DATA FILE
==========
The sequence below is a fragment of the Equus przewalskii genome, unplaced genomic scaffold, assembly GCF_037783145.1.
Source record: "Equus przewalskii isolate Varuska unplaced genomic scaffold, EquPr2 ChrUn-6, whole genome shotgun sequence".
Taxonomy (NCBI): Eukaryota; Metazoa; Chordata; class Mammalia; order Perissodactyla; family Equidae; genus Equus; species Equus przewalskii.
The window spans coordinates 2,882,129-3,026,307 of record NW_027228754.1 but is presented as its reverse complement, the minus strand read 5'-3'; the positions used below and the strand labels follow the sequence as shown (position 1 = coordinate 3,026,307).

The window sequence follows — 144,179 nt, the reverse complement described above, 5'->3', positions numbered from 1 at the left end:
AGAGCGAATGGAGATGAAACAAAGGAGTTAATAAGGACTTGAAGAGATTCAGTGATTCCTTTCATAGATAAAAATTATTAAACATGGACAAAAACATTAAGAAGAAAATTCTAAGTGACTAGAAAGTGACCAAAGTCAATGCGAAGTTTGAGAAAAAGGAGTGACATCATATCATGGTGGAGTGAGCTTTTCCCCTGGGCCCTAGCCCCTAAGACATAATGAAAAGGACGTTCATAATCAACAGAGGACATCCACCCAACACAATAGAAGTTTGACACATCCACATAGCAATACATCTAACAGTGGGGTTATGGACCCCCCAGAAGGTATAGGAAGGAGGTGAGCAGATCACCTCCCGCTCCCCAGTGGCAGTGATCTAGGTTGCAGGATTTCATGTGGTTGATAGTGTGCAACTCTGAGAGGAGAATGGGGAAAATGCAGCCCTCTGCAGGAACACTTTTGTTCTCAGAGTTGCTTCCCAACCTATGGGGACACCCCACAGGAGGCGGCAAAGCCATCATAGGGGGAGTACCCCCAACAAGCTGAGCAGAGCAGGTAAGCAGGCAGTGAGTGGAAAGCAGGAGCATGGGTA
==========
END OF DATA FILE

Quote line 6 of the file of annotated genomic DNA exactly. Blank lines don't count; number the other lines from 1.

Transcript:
AGAGCGAATGGAGATGAAACAAAGGAGTTAATAAGGACTTGAAGAGATTCAGTGATTCCTTTCATAGATAAAAATTATTAAACATGGACAAAAACATTAAGAAGAAAATTCTAAGTGACTAGAAAGTGACCAAAGTCAATGCGAAGTTTGAGAAAAAGGAGTGACATCATATCATGGTGGAGTGAGCTTTTCCCCTGGGCCCTAGCCCCTAAGACATAATGAAAAGGACGTTCATAATCAACAGAGGACATCCACCCAACACAATAGAAGTTTGACACATCCACATAGCAATACATCTAACAGTGGGGTTATGGACCCCCCAGAAGGTATAGGAAGGAGGTGAGCAGATCACCTCCCGCTCCCCAGTGGCAGTGATCTAGGTTGCAGGATTTCATGTGGTTGATAGTGTGCAACTCTGAGAGGAGAATGGGGAAAATGCAGCCCTCTGCAGGAACACTTTTGTTCTCAGAGTTGCTTCCCAACCTATGGGGACACCCCACAGGAGGCGGCAAAGCCATCATAGGGGGAGTACCCCCAACAAGCTGAGCAGAGCAGGTAAGCAGGCAGTGAGTGGAAAGCAGGAGCATGGGTA